Canada’s proposed USMCA deemed unacceptable by dairy groups
By: Sydney Sheffield
Earlier this year, the United States won the first dispute settlement under the U.S. Mexico Canada Agreement (USMCA) regarding Canada infringing on its USMCA commitments by reserving most of the in-quota quantity in its dairy tariff-rate quotas for the use of Canadian processors exclusively. Canada has proposed new changes, but U.S. dairy groups believe it will not fix the issues at hand.
All that American dairy farmers want is fair and good-faith implementation of USMCA’s dairy provisions. That doesn’t seem like a high bar, yet it appears to be insurmountable for Canada based on yesterday’s proposed dairy TRQ scheme changes,” said Jim Mulhern, President, and CEO of the National Milk Producers Federation (NMPF). “We urge the administration to demand that Canada go back to the drawing board until it can genuinely deliver on providing the U.S. dairy industry the full benefit of USMCA.”
Among others, the proposed changes would not allow U.S. exporters to ship directly to the lucrative retail sector, a major concern for Edge Dairy Farmer Cooperative’s members throughout the Midwest. “It’s clear that Canada is not seeking to provide actual market-based allocations,” Edge President Brody Stapel, a Wisconsin dairy farmer, said. “With passage of the USMCA, Edge was hopeful that the expanded quotas for dairy would get us closer to having real access to the Canadian market, including for high-value retail products. Excluding retailers from the new proposal will continue to keep out an important and growing segment of U.S. dairy.”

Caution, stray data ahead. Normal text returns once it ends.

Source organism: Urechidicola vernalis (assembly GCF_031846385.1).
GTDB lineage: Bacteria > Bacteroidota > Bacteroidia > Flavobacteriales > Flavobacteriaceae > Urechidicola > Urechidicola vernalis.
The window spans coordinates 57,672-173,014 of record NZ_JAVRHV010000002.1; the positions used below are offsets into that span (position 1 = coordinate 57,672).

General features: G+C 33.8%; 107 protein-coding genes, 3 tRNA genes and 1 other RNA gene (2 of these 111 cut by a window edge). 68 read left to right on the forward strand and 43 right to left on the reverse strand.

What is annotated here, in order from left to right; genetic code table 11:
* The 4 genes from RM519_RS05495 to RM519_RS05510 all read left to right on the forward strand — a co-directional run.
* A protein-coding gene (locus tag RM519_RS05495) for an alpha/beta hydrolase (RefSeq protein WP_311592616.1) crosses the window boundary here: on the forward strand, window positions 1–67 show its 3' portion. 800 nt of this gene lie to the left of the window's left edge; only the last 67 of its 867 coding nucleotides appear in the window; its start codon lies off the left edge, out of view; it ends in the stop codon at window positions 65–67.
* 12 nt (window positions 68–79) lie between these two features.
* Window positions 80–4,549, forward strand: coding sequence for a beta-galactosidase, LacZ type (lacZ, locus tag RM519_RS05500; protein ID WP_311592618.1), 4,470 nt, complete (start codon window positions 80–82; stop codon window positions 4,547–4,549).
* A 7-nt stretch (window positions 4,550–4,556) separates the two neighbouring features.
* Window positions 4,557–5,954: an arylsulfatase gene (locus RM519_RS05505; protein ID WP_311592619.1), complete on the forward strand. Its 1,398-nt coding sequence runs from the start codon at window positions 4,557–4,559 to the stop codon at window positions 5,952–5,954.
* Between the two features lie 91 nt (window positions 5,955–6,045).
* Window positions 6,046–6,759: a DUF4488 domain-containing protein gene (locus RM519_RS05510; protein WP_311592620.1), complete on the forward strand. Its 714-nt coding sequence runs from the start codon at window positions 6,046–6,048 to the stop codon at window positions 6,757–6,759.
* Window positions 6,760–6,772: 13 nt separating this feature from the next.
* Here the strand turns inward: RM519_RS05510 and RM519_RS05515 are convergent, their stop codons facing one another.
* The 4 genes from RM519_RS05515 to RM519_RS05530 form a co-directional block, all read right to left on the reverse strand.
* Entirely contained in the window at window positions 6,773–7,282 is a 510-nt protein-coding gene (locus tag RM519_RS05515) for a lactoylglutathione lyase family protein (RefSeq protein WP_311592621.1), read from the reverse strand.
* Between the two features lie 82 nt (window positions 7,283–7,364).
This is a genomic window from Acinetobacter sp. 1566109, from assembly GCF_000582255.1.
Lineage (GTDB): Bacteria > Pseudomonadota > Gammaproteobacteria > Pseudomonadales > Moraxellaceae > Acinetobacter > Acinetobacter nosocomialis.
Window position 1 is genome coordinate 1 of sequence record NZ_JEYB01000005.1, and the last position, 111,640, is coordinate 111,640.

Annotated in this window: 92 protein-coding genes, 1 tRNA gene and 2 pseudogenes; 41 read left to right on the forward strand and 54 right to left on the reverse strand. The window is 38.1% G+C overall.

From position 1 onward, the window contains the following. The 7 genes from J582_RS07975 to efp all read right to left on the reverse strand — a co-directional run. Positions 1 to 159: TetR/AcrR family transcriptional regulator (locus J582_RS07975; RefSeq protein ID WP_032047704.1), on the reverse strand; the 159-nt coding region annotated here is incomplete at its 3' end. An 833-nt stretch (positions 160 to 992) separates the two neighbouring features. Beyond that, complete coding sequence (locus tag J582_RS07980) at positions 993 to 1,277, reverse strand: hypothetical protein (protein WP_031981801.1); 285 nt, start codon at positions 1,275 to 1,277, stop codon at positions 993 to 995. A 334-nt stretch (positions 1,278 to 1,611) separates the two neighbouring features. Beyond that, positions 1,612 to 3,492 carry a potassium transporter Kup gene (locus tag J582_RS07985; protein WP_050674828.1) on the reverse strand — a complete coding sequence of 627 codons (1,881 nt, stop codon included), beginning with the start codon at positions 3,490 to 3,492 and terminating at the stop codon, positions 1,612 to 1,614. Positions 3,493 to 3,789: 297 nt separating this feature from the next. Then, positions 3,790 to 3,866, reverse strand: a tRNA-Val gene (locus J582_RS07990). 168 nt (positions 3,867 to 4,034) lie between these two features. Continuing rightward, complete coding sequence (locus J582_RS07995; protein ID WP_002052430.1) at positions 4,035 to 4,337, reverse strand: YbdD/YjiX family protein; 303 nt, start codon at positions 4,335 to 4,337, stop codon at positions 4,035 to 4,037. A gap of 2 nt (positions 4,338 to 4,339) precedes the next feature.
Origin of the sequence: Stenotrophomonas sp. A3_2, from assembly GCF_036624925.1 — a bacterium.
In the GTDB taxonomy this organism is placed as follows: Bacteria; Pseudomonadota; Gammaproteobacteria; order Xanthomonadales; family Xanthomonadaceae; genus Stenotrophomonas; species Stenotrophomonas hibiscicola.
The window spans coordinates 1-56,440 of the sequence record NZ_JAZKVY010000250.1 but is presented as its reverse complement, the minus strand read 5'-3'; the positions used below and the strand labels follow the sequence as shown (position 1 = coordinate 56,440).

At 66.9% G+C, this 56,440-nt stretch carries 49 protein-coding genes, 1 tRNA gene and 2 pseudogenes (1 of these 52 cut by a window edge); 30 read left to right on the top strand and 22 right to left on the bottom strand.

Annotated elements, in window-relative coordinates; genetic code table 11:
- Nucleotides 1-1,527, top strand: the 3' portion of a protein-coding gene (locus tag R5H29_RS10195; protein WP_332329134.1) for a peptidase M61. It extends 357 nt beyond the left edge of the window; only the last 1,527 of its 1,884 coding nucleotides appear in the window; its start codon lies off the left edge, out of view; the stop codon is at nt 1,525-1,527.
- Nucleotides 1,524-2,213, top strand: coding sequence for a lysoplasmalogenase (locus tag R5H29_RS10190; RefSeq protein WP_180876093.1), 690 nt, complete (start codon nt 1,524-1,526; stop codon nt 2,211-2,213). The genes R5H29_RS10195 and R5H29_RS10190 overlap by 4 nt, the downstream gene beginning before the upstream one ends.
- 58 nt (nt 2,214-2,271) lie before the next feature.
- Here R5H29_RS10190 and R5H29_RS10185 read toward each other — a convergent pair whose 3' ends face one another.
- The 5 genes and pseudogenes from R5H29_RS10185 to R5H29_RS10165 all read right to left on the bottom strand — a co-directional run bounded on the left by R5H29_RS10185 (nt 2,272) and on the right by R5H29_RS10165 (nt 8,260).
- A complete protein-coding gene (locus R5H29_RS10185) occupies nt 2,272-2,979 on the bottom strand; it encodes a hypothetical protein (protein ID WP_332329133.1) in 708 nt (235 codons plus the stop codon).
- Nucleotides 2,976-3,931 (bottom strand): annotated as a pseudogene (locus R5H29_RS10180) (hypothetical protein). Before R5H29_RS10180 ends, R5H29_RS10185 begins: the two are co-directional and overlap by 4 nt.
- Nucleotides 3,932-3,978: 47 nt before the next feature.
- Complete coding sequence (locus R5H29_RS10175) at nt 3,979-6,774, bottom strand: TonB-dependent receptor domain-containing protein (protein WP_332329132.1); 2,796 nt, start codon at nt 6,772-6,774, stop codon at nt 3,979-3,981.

Under the USMCA, U.S. dairy producers were granted increased market access to Canada through preferential tariff rates for in-quota quantities of certain products. Less than a year after implementation of the agreement, the Biden administration requested a dispute settlement panel be established to consider Canada’s failure to comply with the dairy TRQ provisions.
Michael Dykes, D.V.M., President and CEO of the International Dairy Foods Association (IDFA), said the Canadian plan is a nonstarter. “The plan makes true access to the Canadian market unattainable through a series of gimmicks. It comes as no surprise that Canada is unwilling to reform their trade-distorting practices on dairy.”
The U.S. government is in the process of deciding whether the proposal brings Canada into compliance and has not indicated when there will be a decision on the next steps. Collectively, the dairy organizations hope for U.S. dairy farmers to experience the full benefits of the USMCA.